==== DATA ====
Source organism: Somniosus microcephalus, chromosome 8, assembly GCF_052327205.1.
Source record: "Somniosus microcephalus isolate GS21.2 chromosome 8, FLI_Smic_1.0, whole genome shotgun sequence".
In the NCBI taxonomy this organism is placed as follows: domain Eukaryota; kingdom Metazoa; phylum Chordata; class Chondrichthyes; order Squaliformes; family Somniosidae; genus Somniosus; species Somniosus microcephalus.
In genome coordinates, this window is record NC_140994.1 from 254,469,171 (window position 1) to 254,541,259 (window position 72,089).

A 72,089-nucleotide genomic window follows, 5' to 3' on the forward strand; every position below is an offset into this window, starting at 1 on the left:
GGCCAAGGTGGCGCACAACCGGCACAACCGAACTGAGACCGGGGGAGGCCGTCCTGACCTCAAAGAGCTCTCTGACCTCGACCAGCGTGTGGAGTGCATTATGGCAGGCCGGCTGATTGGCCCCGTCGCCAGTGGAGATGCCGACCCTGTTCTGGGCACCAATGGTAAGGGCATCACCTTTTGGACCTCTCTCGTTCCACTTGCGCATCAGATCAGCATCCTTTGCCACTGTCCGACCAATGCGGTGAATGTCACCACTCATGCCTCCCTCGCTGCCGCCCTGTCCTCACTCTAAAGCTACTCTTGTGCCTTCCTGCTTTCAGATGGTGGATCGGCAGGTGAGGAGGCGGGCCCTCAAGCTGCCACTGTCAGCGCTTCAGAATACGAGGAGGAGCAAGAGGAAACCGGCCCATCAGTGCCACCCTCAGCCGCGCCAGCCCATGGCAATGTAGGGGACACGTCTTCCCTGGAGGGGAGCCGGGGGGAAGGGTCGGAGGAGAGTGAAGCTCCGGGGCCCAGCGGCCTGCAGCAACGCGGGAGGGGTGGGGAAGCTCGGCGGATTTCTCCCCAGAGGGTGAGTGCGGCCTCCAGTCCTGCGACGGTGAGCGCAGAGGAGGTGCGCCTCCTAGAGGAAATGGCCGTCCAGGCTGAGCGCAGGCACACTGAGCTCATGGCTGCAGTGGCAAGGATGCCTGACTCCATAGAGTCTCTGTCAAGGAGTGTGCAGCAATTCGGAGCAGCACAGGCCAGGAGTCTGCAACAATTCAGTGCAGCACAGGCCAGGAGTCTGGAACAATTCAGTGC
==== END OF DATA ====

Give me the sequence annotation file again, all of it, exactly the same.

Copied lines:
Source organism: Somniosus microcephalus, chromosome 8, assembly GCF_052327205.1.
Source record: "Somniosus microcephalus isolate GS21.2 chromosome 8, FLI_Smic_1.0, whole genome shotgun sequence".
In the NCBI taxonomy this organism is placed as follows: domain Eukaryota; kingdom Metazoa; phylum Chordata; class Chondrichthyes; order Squaliformes; family Somniosidae; genus Somniosus; species Somniosus microcephalus.
In genome coordinates, this window is record NC_140994.1 from 254,469,171 (window position 1) to 254,541,259 (window position 72,089).

A 72,089-nucleotide genomic window follows, 5' to 3' on the forward strand; every position below is an offset into this window, starting at 1 on the left:
GGCCAAGGTGGCGCACAACCGGCACAACCGAACTGAGACCGGGGGAGGCCGTCCTGACCTCAAAGAGCTCTCTGACCTCGACCAGCGTGTGGAGTGCATTATGGCAGGCCGGCTGATTGGCCCCGTCGCCAGTGGAGATGCCGACCCTGTTCTGGGCACCAATGGTAAGGGCATCACCTTTTGGACCTCTCTCGTTCCACTTGCGCATCAGATCAGCATCCTTTGCCACTGTCCGACCAATGCGGTGAATGTCACCACTCATGCCTCCCTCGCTGCCGCCCTGTCCTCACTCTAAAGCTACTCTTGTGCCTTCCTGCTTTCAGATGGTGGATCGGCAGGTGAGGAGGCGGGCCCTCAAGCTGCCACTGTCAGCGCTTCAGAATACGAGGAGGAGCAAGAGGAAACCGGCCCATCAGTGCCACCCTCAGCCGCGCCAGCCCATGGCAATGTAGGGGACACGTCTTCCCTGGAGGGGAGCCGGGGGGAAGGGTCGGAGGAGAGTGAAGCTCCGGGGCCCAGCGGCCTGCAGCAACGCGGGAGGGGTGGGGAAGCTCGGCGGATTTCTCCCCAGAGGGTGAGTGCGGCCTCCAGTCCTGCGACGGTGAGCGCAGAGGAGGTGCGCCTCCTAGAGGAAATGGCCGTCCAGGCTGAGCGCAGGCACACTGAGCTCATGGCTGCAGTGGCAAGGATGCCTGACTCCATAGAGTCTCTGTCAAGGAGTGTGCAGCAATTCGGAGCAGCACAGGCCAGGAGTCTGCAACAATTCAGTGCAGCACAGGCCAGGAGTCTGGAACAATTCAGTGC